Montreal-based poet Erin Robinsong and Vancouver-based author Seth Klein shared their visions for the collective fight against the climate crisis. Robinsong’s was refracted through her poetry, while Klein’s was through a discussion of his new book A Good War: Mobilizing Canada For The Climate Emergency.

“Is the economy as strong as ever? Is policy as unstoppable as fire? We could elect the climate to power, since it already is in power, in power, in power, in power,” read Robinsong from her poem “Members of Weather,” which she rewrote for the virtual event, as part of Conversations, sponsored by Canada's National Observer.

Minutes later, Klein was laying out his four markers of an emergency based on Canada’s mobilization during World War II: spending whatever it takes to win, creating new economic institutions, moving from incentive-based policies to mandatory measures, and telling the truth.

Canada, said Klein, isn’t doing any of them.

Author Seth Klein and poet Erin Robinsong on Conversations with Linda Solomon Wood on May 20, 2021.

“Why don’t our leaders, including environmental leaders, spend what it takes to win, create new crown corporations, and use the regulatory power of the state to require change? Because 40 years of neoliberalism have told them those things aren’t allowed or practical anymore. We need to bust out of the straitjacket of those assumptions,” said Klein.

Hosted by Canada’s National Observer founder and editor-in-chief Linda Solomon Wood, the hour-long event delved into Klein’s book, which compares our response to the climate crisis with Canada’s nation-wide social and economic restructuring during the Second World War. Klein argues that this period offers supporting evidence for a similar approach to the climate crisis, which he said is the greatest existential threat since Nazi Germany.

Klein explained that similar to the fight against the climate crisis, popular support for war measures wasn’t achieved overnight.

“The early mobilization and recruitment efforts in Canada were weak when we asked the public to go after these bad guys on the other side of the world,” said Klein. “People signed up, but not in the numbers required. What they realized is that if they were actually going to achieve the mobilization and enlistment numbers that they wanted to hit, they had to engage Canadians in a conversation about what kind of society they would come back to.”

Klein said this process spurred income transfer programs, unemployment insurance, family allowances, and tax increases on the wealthy and corporations. “The whole architecture for the post-war welfare state is written during the war, and offered up to Canadians as a pledge that the country they will come back to will look different and more just than the one they were leaving behind,” said Klein.

“That’s when you get the mobilization.”

This historical reality suggests a similar approach could propel an appetite for aggressive climate policy.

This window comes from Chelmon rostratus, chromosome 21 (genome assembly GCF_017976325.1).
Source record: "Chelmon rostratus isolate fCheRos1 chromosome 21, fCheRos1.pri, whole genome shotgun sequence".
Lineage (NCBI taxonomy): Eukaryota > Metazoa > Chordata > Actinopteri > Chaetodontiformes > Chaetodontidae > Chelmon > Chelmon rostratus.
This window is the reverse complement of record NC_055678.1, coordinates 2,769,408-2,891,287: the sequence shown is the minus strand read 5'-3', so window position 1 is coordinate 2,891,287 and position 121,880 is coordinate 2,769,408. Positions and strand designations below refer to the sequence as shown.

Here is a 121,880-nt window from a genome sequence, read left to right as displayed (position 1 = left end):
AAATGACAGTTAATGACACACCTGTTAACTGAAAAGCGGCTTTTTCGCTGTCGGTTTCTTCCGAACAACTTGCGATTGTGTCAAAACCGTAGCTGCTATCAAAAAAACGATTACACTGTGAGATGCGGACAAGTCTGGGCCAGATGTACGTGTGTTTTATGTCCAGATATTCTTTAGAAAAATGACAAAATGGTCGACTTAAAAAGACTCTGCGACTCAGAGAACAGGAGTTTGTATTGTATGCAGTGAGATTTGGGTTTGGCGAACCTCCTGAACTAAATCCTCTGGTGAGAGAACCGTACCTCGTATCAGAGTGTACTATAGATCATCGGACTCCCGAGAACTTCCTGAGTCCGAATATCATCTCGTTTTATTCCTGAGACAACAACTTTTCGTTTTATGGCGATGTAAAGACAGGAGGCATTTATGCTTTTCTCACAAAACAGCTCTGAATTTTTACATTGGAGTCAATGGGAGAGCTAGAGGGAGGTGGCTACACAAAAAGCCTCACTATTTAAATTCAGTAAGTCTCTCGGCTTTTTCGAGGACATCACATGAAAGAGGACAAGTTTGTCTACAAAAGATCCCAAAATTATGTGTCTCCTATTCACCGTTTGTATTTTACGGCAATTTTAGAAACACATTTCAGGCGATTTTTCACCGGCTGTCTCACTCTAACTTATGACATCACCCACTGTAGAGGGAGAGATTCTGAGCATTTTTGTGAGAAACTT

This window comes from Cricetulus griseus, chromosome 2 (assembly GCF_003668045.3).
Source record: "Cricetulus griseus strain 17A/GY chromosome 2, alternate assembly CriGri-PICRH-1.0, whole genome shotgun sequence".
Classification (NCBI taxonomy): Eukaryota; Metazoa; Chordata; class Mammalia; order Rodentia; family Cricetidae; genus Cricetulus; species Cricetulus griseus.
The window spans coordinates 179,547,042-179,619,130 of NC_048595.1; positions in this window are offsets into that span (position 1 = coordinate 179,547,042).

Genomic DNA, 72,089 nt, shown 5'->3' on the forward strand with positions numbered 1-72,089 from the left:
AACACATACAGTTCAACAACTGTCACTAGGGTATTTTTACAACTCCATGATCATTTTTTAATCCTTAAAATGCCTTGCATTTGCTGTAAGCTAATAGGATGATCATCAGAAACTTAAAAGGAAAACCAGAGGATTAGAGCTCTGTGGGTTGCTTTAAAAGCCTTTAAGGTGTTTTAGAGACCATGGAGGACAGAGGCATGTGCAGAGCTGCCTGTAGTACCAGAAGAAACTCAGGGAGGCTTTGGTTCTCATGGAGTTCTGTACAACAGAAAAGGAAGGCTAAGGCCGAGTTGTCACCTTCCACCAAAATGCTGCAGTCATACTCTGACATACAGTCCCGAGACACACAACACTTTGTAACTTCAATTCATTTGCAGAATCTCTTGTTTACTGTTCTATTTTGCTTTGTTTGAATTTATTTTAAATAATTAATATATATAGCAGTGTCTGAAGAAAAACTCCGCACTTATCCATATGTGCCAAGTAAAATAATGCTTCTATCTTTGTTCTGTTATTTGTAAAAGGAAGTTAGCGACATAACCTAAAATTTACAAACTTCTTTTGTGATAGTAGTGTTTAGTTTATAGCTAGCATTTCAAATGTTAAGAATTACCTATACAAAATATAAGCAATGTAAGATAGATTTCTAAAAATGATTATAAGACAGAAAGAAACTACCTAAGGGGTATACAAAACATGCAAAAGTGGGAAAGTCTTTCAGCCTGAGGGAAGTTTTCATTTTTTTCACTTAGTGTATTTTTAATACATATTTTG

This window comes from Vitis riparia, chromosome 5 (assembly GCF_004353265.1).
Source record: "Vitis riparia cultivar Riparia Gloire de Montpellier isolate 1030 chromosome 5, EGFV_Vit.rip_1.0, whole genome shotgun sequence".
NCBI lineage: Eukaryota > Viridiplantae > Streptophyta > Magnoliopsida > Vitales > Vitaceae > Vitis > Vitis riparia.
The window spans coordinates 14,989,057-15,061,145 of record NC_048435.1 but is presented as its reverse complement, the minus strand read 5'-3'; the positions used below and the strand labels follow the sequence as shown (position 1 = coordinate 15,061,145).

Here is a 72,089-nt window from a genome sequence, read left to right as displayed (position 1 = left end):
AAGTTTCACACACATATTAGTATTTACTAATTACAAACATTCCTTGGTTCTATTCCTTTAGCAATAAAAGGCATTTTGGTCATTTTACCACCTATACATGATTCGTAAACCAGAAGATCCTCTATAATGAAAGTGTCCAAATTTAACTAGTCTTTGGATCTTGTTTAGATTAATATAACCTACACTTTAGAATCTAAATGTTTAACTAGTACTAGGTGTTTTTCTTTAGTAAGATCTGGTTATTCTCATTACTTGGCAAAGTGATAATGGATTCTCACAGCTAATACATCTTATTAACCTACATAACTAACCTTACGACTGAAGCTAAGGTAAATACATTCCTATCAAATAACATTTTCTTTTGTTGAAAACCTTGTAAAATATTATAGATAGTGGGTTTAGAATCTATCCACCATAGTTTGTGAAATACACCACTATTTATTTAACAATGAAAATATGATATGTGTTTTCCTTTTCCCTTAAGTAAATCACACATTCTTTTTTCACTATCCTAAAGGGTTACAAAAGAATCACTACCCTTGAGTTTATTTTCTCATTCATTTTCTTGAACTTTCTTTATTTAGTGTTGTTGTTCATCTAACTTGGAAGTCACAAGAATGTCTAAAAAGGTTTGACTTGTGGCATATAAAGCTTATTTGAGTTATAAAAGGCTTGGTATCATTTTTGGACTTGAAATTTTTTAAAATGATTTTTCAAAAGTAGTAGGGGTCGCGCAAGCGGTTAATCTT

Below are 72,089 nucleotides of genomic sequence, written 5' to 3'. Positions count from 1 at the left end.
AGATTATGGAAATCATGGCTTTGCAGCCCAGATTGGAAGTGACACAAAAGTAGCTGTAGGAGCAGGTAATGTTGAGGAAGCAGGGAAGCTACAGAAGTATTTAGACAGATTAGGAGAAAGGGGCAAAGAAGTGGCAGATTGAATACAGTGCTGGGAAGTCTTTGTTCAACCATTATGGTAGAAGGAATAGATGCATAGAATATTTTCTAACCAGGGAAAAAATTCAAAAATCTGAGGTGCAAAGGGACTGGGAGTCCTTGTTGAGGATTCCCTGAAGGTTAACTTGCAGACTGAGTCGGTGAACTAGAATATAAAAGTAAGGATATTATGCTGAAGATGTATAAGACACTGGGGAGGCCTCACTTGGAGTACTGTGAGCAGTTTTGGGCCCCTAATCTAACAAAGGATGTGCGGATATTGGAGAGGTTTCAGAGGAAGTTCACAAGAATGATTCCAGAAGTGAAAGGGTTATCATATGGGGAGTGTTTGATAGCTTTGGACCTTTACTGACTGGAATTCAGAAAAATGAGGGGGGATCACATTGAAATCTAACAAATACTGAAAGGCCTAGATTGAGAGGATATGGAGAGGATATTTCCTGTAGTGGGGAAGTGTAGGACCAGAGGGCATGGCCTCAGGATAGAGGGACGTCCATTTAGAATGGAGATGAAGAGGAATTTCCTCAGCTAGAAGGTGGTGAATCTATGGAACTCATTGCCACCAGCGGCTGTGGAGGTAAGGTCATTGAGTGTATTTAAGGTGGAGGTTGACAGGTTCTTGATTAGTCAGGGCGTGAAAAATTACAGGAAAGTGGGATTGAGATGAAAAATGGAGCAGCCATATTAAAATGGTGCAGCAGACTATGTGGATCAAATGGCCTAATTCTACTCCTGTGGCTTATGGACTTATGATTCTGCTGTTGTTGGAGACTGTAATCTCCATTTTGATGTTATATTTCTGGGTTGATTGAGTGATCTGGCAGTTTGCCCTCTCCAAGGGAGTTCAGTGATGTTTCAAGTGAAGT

“All of that has an echo in the present appeal of the Green New Deal today,” said Klein. “When you link the fight on climate with tackling inequality, the support for mobilization on climate doesn’t go down. It goes through the roof.”

Klein also argued the wartime practice of creating Crown corporations to kickstart newly required enterprise was critical in Canada’s success.

“Imagine a new generation of crown corporations to mass produce… solar arrays, wind farms, electric busses, heat pumps. Get the profits out of it, bring the price down, have an army of installers who come into our homes, make it easy, and we can start to imagine what this could look like at scale.”

But Klein noted that provincial and federal governments which practice “new climate denialism” pose a challenge to this sort of mobilization. These governments “don’t deny the climate science,” said Klein, but rather “accept the climate science and then pursue a policy agenda that is incongruous with what the science says we have to do.”

“Why aren’t our leaders being bolder?” he posed.

Climate activists Erin Robinsong and Seth Klein believe it's possible for humans to win despite the #climateemergency. #climatecrisis

But hope was found in both Klein’s words and Robinsong’s prose. Reading from her poem “Late Prayer” to open the event, Robinsong recited, “Let our joy repeated be power that spreads. May our wealth be common. May oligarchs come out of their fortresses and become psychologically well. May their wealth be returned to the people and places.”

Klein, closing the event, spoke of the connectivity required to fight climate change: “The things we have been called upon to do in this pandemic are anathema to all of our social urgings. The good news is that the things we are called upon now to do in response to the climate emergency are precisely the opposite. Let’s go out and do something grand together. We can do that for a few years.”

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